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Matti Miestamo

Matti Markko Petteri Miestamo
Born 3 January 1972, Lahti

Licence (=BA), 1995, Sciences du Langage, Université de Provence (Aix-en-Provence) BA, 1996, General Linguistics, University of Turku
MA, 1997, General Linguistics, University of Turku
PhD, 2003, General Linguistics, University of Helsinki
(Docent, 2008, General Linguistics, University of Helsinki)

Professor, University of Helsinki, General Linguistics, Department of Modern Languages, 2014-
Researcher, University of Helsinki, Department of General Linguistics, 2003–06
Visiting scholar, University of Antwerp, 2005–06
Researcher, Helsinki Collegium for Advanced Studies, 2006–11

Professor, Stockholm University, General Linguistics, Department of Linguistics, 2011–13

Publications, research projects and other scientific activities TUHAT
Research areas: Linguistic typology, negation, interrogatives, language complexity, language documentation, Skolt Saami language

Awards and special achievements
Joseph Greenberg Award, Association for Linguistic Typology, 2005
Burgen Scholar, Academia Europaea, 2004

Photo: LInda Tammisto
Authors: Matti Miestamo and Riitta-Ilona Hurmerinta (ed.)
Translated by: John Calton

Studying linguistic diversity

There are reckoned to be up to 7,000 languages spoken around the world. And yet linguistic theories and our understanding of human language are largely based on what we know about European languages. Linguistic typology approaches human language from a genuinely global, comparative perspective. Several hundreds of languages at a time can be compared in typological studies when trying to work out what languages have in common, and how they differ one from the other. This perspective allows for a very different outlook on language than that offered through the examination of the most familiar, dominant languages.

Professor Matti Miestamo has been involved in several international collaborative projects on linguistic typology, such as the World Atlas of Language Structures database, which, as the title suggests, depicts the diversity of languages in the form of maps. He has also been instrumental in making linguistic typology known within the field of linguistics in Finland.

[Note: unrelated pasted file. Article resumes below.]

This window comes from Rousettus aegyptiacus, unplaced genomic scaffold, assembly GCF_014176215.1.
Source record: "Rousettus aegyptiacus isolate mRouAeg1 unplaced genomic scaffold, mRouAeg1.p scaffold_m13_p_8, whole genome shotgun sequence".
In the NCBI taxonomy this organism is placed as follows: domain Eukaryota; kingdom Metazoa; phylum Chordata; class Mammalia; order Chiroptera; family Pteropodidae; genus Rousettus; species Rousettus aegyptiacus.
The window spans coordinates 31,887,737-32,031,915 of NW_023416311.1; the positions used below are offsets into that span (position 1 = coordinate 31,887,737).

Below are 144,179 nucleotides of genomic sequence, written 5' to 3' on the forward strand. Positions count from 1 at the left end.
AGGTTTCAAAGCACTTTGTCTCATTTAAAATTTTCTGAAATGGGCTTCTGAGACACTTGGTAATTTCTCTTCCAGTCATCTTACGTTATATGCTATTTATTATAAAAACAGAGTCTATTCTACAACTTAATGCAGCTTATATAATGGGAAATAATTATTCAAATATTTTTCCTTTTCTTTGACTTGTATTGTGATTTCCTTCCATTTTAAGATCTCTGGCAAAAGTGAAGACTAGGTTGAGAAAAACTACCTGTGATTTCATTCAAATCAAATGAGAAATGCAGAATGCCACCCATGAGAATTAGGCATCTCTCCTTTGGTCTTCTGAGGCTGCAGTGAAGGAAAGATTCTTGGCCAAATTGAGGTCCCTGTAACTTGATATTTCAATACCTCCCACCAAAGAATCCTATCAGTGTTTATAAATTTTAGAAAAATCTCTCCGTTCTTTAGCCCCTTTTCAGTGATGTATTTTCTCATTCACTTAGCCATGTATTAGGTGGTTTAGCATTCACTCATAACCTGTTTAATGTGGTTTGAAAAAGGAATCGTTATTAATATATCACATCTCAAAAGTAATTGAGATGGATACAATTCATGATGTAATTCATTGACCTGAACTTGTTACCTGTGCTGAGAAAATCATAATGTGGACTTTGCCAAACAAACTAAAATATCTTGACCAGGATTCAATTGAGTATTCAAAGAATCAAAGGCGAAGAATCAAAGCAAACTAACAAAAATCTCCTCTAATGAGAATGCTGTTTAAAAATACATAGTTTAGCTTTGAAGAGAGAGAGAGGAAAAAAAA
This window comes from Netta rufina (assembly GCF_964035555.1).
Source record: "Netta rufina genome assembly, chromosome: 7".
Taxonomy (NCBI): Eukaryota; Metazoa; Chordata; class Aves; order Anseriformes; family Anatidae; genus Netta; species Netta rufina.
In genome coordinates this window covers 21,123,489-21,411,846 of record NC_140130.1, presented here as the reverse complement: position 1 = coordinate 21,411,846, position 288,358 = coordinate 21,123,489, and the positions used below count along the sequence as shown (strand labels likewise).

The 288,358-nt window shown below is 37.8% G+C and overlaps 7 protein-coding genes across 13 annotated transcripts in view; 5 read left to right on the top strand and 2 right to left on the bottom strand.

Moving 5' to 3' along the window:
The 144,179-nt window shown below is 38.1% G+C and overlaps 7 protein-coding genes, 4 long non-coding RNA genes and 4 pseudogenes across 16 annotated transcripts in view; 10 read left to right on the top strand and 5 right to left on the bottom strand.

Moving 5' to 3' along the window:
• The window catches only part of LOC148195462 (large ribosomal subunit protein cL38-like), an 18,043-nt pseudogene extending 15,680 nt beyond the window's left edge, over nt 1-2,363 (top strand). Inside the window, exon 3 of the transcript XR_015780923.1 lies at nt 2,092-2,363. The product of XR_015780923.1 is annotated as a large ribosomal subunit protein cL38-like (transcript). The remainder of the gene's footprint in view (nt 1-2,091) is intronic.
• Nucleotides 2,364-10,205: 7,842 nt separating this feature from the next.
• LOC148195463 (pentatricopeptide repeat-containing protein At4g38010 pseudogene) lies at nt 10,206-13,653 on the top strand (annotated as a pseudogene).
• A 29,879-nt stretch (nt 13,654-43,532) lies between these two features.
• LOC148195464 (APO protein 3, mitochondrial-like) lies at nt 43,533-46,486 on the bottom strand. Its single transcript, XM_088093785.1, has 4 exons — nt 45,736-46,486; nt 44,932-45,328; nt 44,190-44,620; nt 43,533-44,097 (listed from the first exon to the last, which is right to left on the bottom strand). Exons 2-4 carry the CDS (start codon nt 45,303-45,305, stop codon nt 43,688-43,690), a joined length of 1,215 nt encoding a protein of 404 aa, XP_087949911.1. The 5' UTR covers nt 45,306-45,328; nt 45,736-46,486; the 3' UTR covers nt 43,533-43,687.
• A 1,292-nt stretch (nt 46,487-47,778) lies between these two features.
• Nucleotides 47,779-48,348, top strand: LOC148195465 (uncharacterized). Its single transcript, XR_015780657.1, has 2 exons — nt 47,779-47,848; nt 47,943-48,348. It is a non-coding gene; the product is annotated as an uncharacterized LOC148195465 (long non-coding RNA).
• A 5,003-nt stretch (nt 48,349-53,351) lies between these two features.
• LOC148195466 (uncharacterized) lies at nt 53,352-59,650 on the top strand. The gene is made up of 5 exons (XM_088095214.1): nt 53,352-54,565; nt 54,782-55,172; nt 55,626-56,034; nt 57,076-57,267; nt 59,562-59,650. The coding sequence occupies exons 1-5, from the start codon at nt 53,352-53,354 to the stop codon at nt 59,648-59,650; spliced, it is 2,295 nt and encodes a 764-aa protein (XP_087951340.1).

One of Miestamo's main research preoccupations has been the expression of negation in the world's languages. He has been especially interested in the relationship between the negative and the affirmative – how the expression of negation affects clause structure and how it conditions other parts of grammar. Miestamo has recently taken the same approach in examining the expression of the interrogative function.

Another focal point in Miestamo's typological research involves the complexity of languages: how complexity is to be defined, how languages can be compared in terms of complexity, and whether some languages are simpler than others.

Typological research and linguistic diversity are closely connected to the documentation of languages that have not previously been studied, or whose description is insufficient. Only a small portion of the world's languages have been described even at a basic level, and consequently the empirical data on which we base our understanding of human language is simply too restrictive. Since a significant part of the under-researched languages are also endangered, it is clear that there is an urgent need for their documentation. Moreover, the documentation work has great significance for the language communities' efforts to preserve and revitalise their language and culture. Professor Miestamo currently heads a Skolt Saami documentation project funded by the Kone Foundation.

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